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Comic Legends: How a Brian Bolland Drawing Changed Starro Forever

Welcome to Comic Book Legends Revealed! This is the seven hundred and eighty-third installment where we examine three comic book legends and determine whether they are true or false.

As usual, there will be three posts, one for each of the three legends.

NOTE: If my Twitter page hits 5,000 followers, I’ll do a bonus edition of Comic Book Legends Revealed that week. Great deal, right? So go follow my Twitter page, Brian_Cronin!

Starro splitting into little face-hugging Starros was introduced first on Brian Bolland’s cover for Justice League of America #190

True

My pal Tim Callahan (who just had a birthday. Happy birthday, Tim!) shared Brian Bolland’s covers for Justice League of America #189 and 190 recently and I went to go share with him the legend I wrote about those covers, until I realized that despite reader Rob H. suggesting I do it years ago, I never actually wrote up a legend on those covers. Whoops! Well, this is that now!

Brian Bolland’s first work for DC was for editor Jack Harris in late 1970 and it was the brilliant Green Lantern #127 cover…

That cover was so amazing that obviously people at DC were quickly lining up to give Bolland more work.

He quickly did two more Green Lantern covers…

But then he did two Justice League of America covers in late 1980, including the iconic Justice League of America #190 cover…

The fascinating thing here, though, is that Bolland drew the cover for Justice League of America #190 FIRST, before any story had been written or anything like that. Julius Schwartz (and other editors, like Mort Weisinger) was famous for doing covers first sometimes and having the writers have to come up with a story to match the cover and this is a perfect example of this, where Bolland drew the cover of the SECOND part first and then writer Gerry Conway had to go back and write a two-parter to fit that cover (and then Bolland drew another cover for part one of the story). All of this was confirmed in the letters page for Justice League of America #195.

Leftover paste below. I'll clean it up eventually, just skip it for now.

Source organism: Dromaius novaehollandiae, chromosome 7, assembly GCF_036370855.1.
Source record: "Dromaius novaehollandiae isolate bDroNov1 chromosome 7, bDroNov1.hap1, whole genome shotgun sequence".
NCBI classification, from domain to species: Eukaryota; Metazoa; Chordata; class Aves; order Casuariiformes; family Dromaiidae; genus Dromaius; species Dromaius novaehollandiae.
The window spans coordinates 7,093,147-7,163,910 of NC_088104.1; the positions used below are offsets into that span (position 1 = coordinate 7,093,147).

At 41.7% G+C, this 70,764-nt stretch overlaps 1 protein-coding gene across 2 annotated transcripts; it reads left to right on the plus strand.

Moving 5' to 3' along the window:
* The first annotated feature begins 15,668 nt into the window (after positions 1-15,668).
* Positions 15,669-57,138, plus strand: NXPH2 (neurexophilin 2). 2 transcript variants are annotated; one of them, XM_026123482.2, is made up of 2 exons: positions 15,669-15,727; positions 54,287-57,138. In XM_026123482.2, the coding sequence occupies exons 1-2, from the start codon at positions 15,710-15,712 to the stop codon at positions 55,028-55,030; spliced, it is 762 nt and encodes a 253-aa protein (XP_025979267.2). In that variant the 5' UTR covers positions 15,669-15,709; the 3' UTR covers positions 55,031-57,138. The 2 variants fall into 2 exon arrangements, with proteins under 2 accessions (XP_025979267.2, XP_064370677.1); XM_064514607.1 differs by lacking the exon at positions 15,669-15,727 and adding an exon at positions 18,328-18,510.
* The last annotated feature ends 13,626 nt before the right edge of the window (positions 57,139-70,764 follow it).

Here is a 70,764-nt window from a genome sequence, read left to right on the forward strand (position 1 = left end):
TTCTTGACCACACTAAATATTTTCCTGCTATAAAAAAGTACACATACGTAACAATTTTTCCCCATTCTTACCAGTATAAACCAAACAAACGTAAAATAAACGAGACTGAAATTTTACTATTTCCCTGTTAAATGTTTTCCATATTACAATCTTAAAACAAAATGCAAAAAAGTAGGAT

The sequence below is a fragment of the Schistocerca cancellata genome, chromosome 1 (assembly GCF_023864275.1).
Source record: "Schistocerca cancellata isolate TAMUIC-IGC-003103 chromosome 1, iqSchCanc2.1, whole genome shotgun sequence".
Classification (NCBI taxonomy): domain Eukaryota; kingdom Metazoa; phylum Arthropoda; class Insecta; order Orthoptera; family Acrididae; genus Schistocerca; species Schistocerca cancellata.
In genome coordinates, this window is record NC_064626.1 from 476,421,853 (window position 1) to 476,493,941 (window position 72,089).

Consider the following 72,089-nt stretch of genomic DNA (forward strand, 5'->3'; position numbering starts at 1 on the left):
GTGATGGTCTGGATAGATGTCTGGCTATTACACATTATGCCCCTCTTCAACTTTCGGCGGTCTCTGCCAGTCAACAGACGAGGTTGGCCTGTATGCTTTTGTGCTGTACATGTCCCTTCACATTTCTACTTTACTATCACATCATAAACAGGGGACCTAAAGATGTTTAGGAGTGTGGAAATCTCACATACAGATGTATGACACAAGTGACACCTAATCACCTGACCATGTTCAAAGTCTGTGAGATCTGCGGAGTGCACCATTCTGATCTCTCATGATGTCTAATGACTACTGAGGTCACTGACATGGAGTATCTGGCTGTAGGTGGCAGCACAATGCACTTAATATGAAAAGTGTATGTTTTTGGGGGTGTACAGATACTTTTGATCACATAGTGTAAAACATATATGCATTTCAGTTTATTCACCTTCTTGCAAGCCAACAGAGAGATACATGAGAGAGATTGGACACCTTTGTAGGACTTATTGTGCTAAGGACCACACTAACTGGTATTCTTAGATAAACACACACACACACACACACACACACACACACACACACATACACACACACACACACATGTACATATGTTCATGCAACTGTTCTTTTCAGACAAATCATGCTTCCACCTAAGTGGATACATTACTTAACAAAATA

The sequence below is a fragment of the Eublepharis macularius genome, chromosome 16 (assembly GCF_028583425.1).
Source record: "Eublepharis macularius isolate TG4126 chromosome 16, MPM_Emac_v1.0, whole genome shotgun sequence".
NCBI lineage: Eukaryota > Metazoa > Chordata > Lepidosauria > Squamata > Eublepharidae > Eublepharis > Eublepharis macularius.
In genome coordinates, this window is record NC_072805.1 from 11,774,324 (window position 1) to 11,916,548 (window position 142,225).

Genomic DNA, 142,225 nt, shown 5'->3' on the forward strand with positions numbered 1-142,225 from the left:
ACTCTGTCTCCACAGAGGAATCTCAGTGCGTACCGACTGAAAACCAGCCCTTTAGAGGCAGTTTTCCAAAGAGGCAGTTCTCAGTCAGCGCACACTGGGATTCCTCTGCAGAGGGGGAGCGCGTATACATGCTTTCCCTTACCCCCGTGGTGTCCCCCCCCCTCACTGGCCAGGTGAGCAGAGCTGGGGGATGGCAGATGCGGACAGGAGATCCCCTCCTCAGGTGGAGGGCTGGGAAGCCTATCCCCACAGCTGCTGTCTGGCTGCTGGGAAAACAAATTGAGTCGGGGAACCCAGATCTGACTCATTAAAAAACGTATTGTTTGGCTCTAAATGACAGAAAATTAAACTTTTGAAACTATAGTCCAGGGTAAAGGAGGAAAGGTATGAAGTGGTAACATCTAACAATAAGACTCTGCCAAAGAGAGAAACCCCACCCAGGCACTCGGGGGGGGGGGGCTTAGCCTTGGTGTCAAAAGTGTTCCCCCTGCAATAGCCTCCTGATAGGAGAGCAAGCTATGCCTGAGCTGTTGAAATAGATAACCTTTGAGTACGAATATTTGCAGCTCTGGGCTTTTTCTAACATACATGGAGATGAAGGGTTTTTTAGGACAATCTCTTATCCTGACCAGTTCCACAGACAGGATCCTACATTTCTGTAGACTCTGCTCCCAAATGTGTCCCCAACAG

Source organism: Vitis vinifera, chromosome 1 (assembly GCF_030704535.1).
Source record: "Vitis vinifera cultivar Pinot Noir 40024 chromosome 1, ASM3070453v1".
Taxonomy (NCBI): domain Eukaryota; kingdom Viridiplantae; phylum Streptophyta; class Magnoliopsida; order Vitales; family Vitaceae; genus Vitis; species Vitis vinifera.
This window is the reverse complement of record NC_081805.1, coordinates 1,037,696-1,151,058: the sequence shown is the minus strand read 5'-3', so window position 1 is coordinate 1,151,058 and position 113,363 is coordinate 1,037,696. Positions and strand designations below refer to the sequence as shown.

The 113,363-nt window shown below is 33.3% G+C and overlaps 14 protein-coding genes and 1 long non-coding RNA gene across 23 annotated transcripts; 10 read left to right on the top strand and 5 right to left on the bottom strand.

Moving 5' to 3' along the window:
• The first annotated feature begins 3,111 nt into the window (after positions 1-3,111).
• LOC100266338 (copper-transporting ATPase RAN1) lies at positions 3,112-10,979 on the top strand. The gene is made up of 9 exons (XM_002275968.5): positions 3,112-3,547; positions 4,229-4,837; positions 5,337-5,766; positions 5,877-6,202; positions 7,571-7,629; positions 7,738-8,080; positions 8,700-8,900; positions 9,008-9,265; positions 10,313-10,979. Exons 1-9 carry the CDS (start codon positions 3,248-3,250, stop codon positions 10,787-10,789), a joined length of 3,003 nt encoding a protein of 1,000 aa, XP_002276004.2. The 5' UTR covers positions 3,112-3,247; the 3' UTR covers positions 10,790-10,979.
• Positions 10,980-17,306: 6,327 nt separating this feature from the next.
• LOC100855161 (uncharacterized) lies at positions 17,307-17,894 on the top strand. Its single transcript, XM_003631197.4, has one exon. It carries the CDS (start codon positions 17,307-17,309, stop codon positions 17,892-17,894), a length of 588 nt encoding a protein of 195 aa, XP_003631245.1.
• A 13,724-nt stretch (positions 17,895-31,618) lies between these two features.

Conway (with artists Rich Buckler and Frank McLaughlin) set up Starro’s return in #189…

And then introduced the mini-Starros…

and the issue ended with New York City under Starro’s control…

I am not sure whether Bolland was hired to come up with the cover or if it was something he did on spec. Almost certainly, he was inspired by the famous facehugger aliens in Alien…

Either way, it’s a brilliant cover. And the mini face-hugging Starros have become the most common way Starro has been used ever since.

Bolland later notably did a similar concept with another cover for Schwartz in Superman #422 where Marv Wolfman had to come up with a story to match Bolland’s stunning cover…

Thanks for reminding me I never wrote about this before, Tim! And thanks to Rob for the suggestion!

Check out some other entertainment and sports legends from Legends Revealed:

1. Was Monopoly Invented as a Tool to Teach People the Evils of Capitalism?

2. Did Star Trek: The Next Generation Use Sherlock Holmes Characters in an Episode Not Knowing That the Characters Were Not Yet in the Public Domain?

3. Was Monopoly Once Ruled a Generic Term and Thus Not Protected by Trademark?

4. Did Walt Disney Keep the Actress Who Played Snow White From Taking Other Roles So As To Avoid Ruining the Illusion Behind Snow White?

Check back later for part 2 of this installment’s legends!

Feel free to send suggestions for future comic legends to me at either cronb01@aol.com or brianc@cbr.com

In the latest Comic Book Legends Revealed, learn how a Brian Bolland Justice League cover changed Starro in the DC Universe forever.

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